Which brings me to my last reason. ‘Thank god!’ the one person who’s still reading cries. Basically, Crohn’s is a chronic condition, there is currently no cure and it has a tendency to randomly kick the door in and interrupt my plans. I’ve heard a lot of people describe themselves as ‘battling’ the disease, but in my experience it’s more like a permanent flat share with an absolute bastard; the kind who brings his hipster friends, depression and anxiety, home to sleep in your bed, eat your food and shred all the writing you’ve been working on. So you just endure their presence until they sod off for a few months and you can get back on track. That’s called remission. Annoyingly, my surgery worked so well that I got used to them being away, almost as if they were in jail, but it seems that they’ve been released because my health has had some recent setbacks.
This year I’ve lost weight, spent months in pain, seen my energy levels crazily reduced and, after attempting chemical and steroid treatments again, I’ve been given an official date for a new surgery on the 6th of November. Good times. The plus side though, is that I’ve already been through much worse. This time my stoma is being transferred to the left hand side, so I’ll presumably have a pretty hefty scar on my right that I’ll be able to enthusiastically lie to strangers about. I think I’ll say that I got it in a stabby altercation with a shoplifting skater boy, since I’ve pissed enough of them off this year that that’s entirely plausible. Another benefit of course is that I’ll be able to experience my 30th birthday in 2019 without extra emotional baggage, so that’s kind of a win.
The gist is this; living with Crohn’s can be difficult, having a permanent Ostomy is also a mixed bag, but what really trips a lot of people up is trying to deal with it entirely on your own. I’ve felt instant relief literally every time I’ve told the truth to a friend or colleague and they’ve usually been really understanding and curious. I’m always happy to answer questions since talking about it makes it seem more normal and makes me feel less like an alien or a cyborg. Of course there are still regular moments, sometimes in the shower, sometimes lying awake at night or, for whatever reason, in the supermarket, that my brain will helpfully remind me of a painful and embarrassing Crohn’s memory. Or just the brutal realisation that I haven’t had a normal digestive experience since Gordon Brown was Prime Minister.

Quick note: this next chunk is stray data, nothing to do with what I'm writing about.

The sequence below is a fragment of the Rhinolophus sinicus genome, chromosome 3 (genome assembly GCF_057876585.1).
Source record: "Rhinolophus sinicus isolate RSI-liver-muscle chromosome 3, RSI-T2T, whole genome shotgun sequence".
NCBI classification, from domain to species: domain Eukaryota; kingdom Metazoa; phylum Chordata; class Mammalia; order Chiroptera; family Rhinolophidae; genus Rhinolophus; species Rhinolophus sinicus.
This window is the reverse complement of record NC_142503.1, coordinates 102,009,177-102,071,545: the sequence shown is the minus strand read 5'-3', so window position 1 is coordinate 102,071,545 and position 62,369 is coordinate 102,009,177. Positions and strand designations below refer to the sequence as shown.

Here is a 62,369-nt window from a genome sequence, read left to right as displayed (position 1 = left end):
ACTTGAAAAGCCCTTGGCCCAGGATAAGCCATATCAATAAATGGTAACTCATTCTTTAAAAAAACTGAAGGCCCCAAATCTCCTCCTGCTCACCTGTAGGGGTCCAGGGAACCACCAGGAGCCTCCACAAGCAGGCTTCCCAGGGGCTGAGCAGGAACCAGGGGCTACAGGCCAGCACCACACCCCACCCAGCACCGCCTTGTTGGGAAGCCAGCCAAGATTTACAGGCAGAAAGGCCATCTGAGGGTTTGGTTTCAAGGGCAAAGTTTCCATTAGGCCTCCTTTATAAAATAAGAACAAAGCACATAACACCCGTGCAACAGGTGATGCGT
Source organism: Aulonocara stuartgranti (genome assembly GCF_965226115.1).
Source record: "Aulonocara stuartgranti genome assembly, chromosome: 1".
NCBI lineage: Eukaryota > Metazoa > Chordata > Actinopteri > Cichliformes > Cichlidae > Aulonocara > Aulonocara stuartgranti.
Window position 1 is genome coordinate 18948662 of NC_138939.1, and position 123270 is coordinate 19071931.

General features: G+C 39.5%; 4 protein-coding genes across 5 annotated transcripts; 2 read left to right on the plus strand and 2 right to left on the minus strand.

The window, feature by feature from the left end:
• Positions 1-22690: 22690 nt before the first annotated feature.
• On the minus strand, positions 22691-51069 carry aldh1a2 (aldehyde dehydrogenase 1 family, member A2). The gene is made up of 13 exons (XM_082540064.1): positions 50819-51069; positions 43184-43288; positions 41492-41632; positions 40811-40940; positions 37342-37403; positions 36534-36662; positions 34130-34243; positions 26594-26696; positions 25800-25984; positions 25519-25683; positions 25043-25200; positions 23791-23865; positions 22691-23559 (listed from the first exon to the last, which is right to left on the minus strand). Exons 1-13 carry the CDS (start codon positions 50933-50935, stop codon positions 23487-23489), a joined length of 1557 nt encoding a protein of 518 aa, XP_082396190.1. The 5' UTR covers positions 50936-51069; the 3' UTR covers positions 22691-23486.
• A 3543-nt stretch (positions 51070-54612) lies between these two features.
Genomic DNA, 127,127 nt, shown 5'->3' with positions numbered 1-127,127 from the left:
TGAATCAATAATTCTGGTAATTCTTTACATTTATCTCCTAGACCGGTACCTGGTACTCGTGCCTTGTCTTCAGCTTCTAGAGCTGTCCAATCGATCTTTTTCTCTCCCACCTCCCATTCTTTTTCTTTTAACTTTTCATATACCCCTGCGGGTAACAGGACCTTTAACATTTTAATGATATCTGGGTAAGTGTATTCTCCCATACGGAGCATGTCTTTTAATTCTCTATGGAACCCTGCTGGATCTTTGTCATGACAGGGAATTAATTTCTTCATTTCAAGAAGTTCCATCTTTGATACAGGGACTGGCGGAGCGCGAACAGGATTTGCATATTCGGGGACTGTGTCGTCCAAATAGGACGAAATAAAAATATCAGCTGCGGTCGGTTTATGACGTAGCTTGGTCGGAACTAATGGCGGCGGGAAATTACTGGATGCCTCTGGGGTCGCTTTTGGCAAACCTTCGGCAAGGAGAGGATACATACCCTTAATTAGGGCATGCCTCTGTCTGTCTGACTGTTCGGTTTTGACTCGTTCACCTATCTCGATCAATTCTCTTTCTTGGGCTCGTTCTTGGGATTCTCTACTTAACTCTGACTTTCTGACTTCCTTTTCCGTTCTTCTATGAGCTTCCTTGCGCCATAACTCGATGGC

Yes, that’s a bit insane, but it’s just how my mind works. I get in my head about feeling different, and ignore any examples of people with the exact same condition or worse who’ve achieved some of their potential, fallen in love, had a family, or just live fulfilling lives. I hope one day I can get out of my own way, but I think writing this extended ramble is a shuffle in the right direction. I would never do something like this normally, but this year has been an eye opening one with family and friends being incredibly open about their mental and physical health, and I find that really inspiring. So I thought I’d be honest for a change.
I hope reading this wasn’t too much of a slog. I tried to spruce it up with some terrible puns but if you’ve made it this far, thanks. Take a toffee. Actually, take two, you’ve earned it.
Calum Maclean, September 2018
This section: Calum Maclean – poet and aspiring writer, Writing
- Old Coppers – short story by Lynne Maclagan
- Ruby McCann – Glasgow Writer
- Glasgow Writers: Tom Leonard
- Bernard MacLaverty: Glasgow Writer
- Janet Paisley: Scottish Author, Poet and Playwright
- Glasgow Writer: Samina Chaudry
- Graeme Macrae Burnet – Glasgow Writer
- Glasgow Writers: Willy Maley
- Glasgow Writers: Alistair Braidwood – Scots Whay Hae!
- Glasgow Writers: Theresa Talbot
- Glasgow Writers: Pauline Lynch
- Balloch Open Mic on Zoom
- Glasgow Writer: Stuart Cosgrove
- Nursat Fatah Ali Praises Muhammad pbuh – Rizwan Akhtar
- Ghazal: Soul’s Food – Rizwan Akhtar
- Mongrel: Donna Campbell debut poetry collection
- Francesca Baird: Blogging about Autism: Work and My Fantasy World
- Francesca Baird: Blogging about Autism. Autism and Work (2)
- How Poets See The World – Paisley Book Festival 2021 review by Pat Byrne
- Weird Pleasure by Jim Ferguson review of the launch by Pat Byrne